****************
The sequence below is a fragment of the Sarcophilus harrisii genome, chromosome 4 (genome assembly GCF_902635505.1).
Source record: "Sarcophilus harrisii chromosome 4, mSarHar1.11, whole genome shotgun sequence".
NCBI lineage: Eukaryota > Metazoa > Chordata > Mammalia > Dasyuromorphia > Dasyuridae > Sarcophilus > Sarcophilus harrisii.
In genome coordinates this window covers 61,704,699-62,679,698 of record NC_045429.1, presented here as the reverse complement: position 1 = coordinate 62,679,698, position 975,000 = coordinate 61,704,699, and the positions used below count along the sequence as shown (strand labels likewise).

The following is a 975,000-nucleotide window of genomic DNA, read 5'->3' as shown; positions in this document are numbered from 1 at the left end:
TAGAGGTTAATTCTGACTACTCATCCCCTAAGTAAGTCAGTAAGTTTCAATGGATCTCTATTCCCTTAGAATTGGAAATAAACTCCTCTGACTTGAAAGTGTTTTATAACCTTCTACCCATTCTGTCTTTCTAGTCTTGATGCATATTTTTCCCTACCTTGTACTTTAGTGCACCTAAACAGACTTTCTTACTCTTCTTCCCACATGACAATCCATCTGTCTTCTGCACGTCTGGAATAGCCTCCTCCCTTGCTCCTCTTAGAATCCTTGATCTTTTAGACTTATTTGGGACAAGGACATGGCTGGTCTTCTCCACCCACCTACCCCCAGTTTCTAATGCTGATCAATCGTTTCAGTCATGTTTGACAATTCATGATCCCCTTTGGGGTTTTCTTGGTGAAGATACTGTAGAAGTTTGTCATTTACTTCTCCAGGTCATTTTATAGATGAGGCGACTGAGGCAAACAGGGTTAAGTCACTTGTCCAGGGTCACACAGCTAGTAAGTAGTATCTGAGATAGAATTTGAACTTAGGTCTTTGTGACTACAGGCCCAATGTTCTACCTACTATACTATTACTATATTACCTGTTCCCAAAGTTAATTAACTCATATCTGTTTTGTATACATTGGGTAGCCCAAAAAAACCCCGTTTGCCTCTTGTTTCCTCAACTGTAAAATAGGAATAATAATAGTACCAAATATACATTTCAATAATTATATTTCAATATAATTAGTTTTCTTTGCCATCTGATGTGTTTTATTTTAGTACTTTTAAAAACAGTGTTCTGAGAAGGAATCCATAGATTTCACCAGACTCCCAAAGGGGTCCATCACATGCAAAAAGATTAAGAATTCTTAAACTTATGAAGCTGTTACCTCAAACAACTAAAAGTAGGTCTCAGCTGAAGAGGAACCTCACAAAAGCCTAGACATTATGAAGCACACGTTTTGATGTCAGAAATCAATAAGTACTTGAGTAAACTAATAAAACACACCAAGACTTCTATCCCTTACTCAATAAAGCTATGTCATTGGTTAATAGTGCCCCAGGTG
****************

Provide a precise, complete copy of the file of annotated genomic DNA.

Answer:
The sequence below is a fragment of the Sarcophilus harrisii genome, chromosome 4 (genome assembly GCF_902635505.1).
Source record: "Sarcophilus harrisii chromosome 4, mSarHar1.11, whole genome shotgun sequence".
NCBI lineage: Eukaryota > Metazoa > Chordata > Mammalia > Dasyuromorphia > Dasyuridae > Sarcophilus > Sarcophilus harrisii.
In genome coordinates this window covers 61,704,699-62,679,698 of record NC_045429.1, presented here as the reverse complement: position 1 = coordinate 62,679,698, position 975,000 = coordinate 61,704,699, and the positions used below count along the sequence as shown (strand labels likewise).

The following is a 975,000-nucleotide window of genomic DNA, read 5'->3' as shown; positions in this document are numbered from 1 at the left end:
TAGAGGTTAATTCTGACTACTCATCCCCTAAGTAAGTCAGTAAGTTTCAATGGATCTCTATTCCCTTAGAATTGGAAATAAACTCCTCTGACTTGAAAGTGTTTTATAACCTTCTACCCATTCTGTCTTTCTAGTCTTGATGCATATTTTTCCCTACCTTGTACTTTAGTGCACCTAAACAGACTTTCTTACTCTTCTTCCCACATGACAATCCATCTGTCTTCTGCACGTCTGGAATAGCCTCCTCCCTTGCTCCTCTTAGAATCCTTGATCTTTTAGACTTATTTGGGACAAGGACATGGCTGGTCTTCTCCACCCACCTACCCCCAGTTTCTAATGCTGATCAATCGTTTCAGTCATGTTTGACAATTCATGATCCCCTTTGGGGTTTTCTTGGTGAAGATACTGTAGAAGTTTGTCATTTACTTCTCCAGGTCATTTTATAGATGAGGCGACTGAGGCAAACAGGGTTAAGTCACTTGTCCAGGGTCACACAGCTAGTAAGTAGTATCTGAGATAGAATTTGAACTTAGGTCTTTGTGACTACAGGCCCAATGTTCTACCTACTATACTATTACTATATTACCTGTTCCCAAAGTTAATTAACTCATATCTGTTTTGTATACATTGGGTAGCCCAAAAAAACCCCGTTTGCCTCTTGTTTCCTCAACTGTAAAATAGGAATAATAATAGTACCAAATATACATTTCAATAATTATATTTCAATATAATTAGTTTTCTTTGCCATCTGATGTGTTTTATTTTAGTACTTTTAAAAACAGTGTTCTGAGAAGGAATCCATAGATTTCACCAGACTCCCAAAGGGGTCCATCACATGCAAAAAGATTAAGAATTCTTAAACTTATGAAGCTGTTACCTCAAACAACTAAAAGTAGGTCTCAGCTGAAGAGGAACCTCACAAAAGCCTAGACATTATGAAGCACACGTTTTGATGTCAGAAATCAATAAGTACTTGAGTAAACTAATAAAACACACCAAGACTTCTATCCCTTACTCAATAAAGCTATGTCATTGGTTAATAGTGCCCCAGGTG